World Cup seen key to mobile TV future.
The World Cup may be the catalyst for the mobile industry to push TV services on phones and tap new revenue streams, but operators need to get it right if mobile TV is not to get a red card from consumers.
Mobile operators across the world, especially in Europe, have laid out grand plans to show the soccer games on phones, some broadcasting them live to consumers as the industry continues to attempt to extend the limits of cell phones.
Analysts say using the World Cup as a hook to boost mobile TV services is a sound bet, given the popularity of the event worldwide and its potential to appeal to a mass market.
But the margin of error available will be thin.
"People will approach it with high expectations and a great deal of passion, so operators must get it right ... A poor service experience for such an event will tarnish peoples' impression of mobile TV," said analyst.
Mobile TV is increasingly spoken of as the next vital application for the cell phone industry, struggling to diversify revenues from sources other than voice and text messages.
Its success is particularly important for operators in highly saturated western European markets, where revenue growth and profits are falling because of intense competition and threats from cheaper technologies.
Industry analysts say a lot will rest on the month-long championship, which got underway in Germany on Friday.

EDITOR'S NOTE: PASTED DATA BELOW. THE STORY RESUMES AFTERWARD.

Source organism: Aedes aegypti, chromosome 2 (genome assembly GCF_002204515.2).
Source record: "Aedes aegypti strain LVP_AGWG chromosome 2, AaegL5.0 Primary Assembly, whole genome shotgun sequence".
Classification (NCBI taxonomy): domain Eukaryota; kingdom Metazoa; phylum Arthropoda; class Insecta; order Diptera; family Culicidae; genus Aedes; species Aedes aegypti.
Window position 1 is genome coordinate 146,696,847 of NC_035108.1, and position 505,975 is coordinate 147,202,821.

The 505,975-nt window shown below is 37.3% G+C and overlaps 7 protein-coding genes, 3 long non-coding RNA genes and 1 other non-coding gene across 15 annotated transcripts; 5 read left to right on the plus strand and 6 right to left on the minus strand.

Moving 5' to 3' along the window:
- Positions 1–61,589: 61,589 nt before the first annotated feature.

"This year's World Cup will prove a major catalyst for mobile TV growth. It will give operators a chance to show what they can already do and test consumer demand," says David McQueen, senior analyst at Informa Telecoms and Media.
Informa has forecast revenues of $300 million from users accessing streaming and broadcast World Cup games and services.
However, live broadcasts of World Cup games on mobile phones will not be available to the wider market, with choice of handsets limited, most operators still in the midst of trials and wider issues such as radio ******** still to be resolved.
Around 30 mobile TV trials are underway, most of them involving the Digital Video Broadcasting-Handheld or (DVB-H) technology.
Hutchison Whampoa's Italian subsidiary 3 Italia plans to show all 64 games and has built a separate DVB-H broadcast network.
Most operators plan to stream games over their 3G networks onto phones, ensuring that it cannot be a mass market service. Streaming, as opposed to broadcasts, can be slow and can jam networks if too many users try to download signals at once.
This time around, the bigger test will be in proving television works on mobiles.
IDC analyst P***o Pescatore said the World Cup was a showcase "to show users the power of mobile".
"But the real growth will take place over the next five years," said Informa's McQueen.
"As soon as the 2008 Olympics, we'll all be much more prepared to watch TV on our phones and by the 2010 World Cup the infrastructure will be mature and one in 13 mobile phone users worldwide will own a mobile TV handset."
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